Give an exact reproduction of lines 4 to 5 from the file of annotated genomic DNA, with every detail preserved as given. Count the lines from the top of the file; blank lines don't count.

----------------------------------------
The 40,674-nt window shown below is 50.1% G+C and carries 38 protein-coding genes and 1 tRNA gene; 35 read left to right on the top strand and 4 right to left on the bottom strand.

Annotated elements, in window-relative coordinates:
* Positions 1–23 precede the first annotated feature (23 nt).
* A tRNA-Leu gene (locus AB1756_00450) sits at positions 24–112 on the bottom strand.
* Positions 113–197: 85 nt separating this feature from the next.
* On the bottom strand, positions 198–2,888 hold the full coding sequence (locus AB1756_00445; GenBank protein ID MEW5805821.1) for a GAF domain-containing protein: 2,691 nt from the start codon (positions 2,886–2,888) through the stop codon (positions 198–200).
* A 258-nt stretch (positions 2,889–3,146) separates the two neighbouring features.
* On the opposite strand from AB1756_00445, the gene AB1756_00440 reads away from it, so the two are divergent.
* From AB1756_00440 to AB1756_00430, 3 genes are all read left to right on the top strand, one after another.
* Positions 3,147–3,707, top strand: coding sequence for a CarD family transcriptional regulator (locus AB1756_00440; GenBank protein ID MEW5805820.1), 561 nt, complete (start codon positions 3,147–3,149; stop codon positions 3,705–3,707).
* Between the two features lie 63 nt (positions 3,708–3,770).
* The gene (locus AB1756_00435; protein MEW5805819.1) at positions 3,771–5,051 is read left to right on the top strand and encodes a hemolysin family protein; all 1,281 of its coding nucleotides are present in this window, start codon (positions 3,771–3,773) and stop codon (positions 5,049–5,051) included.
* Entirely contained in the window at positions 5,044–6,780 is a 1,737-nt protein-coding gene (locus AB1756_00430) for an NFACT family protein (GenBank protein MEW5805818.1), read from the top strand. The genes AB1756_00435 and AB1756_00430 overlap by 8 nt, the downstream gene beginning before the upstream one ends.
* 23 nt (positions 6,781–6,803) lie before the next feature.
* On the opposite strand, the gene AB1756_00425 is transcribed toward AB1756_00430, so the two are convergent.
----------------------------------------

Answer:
* A tRNA-Leu gene (locus AB1756_00450) sits at positions 24–112 on the bottom strand.
* Positions 113–197: 85 nt separating this feature from the next.